Thursday, October 14, 2010

Robert E. Lee

Lexington, Virginial.  Visited August 2000; July 2006

Reader's note:  In doing posts on the Civil War I will include both Union and Confederate figures.  I would appeal that these posts be read as human interest stories, not as commentary on that difficult period in American history and the slavery that required such a tragic war to be fought for its eradication.

This post is in recognition of the 140th anniversary this week of the passing of Robert E. Lee.

Had it not been for his participation in the Confederacy Robert E. Lee would have probably been recognized as the quintessential American hero. He was born in 1807 on the great colonial estate of Stratford Hall Plantation. His father was the renowned Revolutionary cavalry commander and Virginia governor Henry ‘Light Horse Harry’ Lee. His marriage to the great granddaughter of Martha Washington further embedded him in the heritage of colonial American nobility.

Little is known about Robert E. Lee’s boyhood years. At age 17 he received an appointment to the fledgling U. S. Military Academy at West Point, where he finished second in his class. Lee distinguished himself by being one of the few cadets to graduate without ever receiving a demerit. This apparently was a big deal because you can’t read about Lee without seeing mention of his demeritlessness.

After graduation Lieutenant Lee served well in the Corp of Engineers. But it was his service in the Mexican American War of 1846-48 where Lee distinguished himself as a soldier and a leader. In the Mexican War Lee also fought along side comrades who would become major figures in the Civil War, including his ultimate foe Ulysses Grant.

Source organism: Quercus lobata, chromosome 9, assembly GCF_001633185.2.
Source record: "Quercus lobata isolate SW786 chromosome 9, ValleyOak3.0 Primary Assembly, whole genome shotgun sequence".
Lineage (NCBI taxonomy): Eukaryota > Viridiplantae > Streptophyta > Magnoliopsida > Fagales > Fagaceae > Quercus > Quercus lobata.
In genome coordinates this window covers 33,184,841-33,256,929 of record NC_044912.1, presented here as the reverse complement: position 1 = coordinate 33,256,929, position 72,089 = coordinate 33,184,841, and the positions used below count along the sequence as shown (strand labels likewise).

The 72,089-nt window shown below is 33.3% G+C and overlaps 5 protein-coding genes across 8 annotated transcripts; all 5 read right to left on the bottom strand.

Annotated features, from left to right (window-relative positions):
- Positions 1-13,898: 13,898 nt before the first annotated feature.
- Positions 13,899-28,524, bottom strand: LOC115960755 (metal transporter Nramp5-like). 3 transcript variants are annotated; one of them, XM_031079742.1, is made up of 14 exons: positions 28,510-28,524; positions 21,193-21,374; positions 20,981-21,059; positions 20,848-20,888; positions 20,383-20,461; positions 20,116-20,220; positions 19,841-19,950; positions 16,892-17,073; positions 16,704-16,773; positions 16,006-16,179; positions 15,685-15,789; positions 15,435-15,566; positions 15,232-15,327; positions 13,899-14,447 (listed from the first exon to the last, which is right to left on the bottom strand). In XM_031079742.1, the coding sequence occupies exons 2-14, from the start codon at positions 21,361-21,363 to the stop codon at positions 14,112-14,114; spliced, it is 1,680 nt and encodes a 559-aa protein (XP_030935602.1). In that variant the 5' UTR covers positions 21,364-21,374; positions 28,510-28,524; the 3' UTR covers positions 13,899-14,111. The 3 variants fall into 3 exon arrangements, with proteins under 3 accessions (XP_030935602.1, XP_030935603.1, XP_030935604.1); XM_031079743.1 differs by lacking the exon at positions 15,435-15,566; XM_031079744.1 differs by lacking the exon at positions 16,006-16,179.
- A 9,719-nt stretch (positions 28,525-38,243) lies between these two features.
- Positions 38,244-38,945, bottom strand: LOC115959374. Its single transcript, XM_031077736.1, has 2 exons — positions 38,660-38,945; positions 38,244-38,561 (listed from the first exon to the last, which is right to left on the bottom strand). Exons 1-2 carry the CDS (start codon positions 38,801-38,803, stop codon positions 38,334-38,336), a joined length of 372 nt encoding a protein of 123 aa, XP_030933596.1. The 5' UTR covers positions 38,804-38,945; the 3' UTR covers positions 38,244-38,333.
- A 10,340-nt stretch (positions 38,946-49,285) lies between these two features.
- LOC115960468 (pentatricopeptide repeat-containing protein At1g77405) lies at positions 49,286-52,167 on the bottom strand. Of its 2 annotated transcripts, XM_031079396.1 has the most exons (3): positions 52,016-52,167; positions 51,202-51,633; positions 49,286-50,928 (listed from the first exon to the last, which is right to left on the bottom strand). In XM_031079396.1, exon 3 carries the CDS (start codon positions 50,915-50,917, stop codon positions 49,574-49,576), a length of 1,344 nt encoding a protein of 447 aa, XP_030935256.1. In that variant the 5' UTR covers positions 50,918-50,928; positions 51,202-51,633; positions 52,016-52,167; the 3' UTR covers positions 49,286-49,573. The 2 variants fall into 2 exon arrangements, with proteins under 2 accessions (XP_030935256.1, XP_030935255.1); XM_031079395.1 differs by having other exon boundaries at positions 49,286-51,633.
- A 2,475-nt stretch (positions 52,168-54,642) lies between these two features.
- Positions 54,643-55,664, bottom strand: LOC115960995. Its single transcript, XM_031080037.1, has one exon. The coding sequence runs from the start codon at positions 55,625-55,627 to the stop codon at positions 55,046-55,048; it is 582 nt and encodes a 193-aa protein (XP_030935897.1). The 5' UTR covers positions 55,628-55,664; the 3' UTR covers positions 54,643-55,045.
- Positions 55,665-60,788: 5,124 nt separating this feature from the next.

After the war Lee (now a colonel) served in several military positions, including commandant of the Military Academy, and would have probably finished out his military career as a model soldier had the Civil War not erupted in 1860. Looking for a man with combat and command experience who showed promise in administration, Abraham Lincoln called upon Robert E. Lee to serve as commander of the major Union force of the war, the Army of the Potomac. But faced with the choice of fulfilling his army oath by waging war on his home state, Lee resigned his commission and accepted a role in the fledgling Army of the Confederacy.

Within two years Lee had assumed command of the Army of Northern Virginia and would participate in the most significant action of the war. Lee’s remarkable success in battle while consistently outnumbered and outgunned made him a legend. He was a bold and innovative commander who led his army by audacious generalship and force of sheer personal charisma. But as the war began to drag out Lee’s dwindling army found itself facing inevitable defeat. In April 1865, surrounded on all sides by superior Union forces, Robert E. Lee surrendered his army at Appomattox Court House, Virginia. 

Appomattox Courthouse at the place where Robert E. Lee and U. S. Grant met to agree on surrender.  The actual surrender document would be signed in a farm house nearby.  The blogger with two of his intrepid kids circa 2006.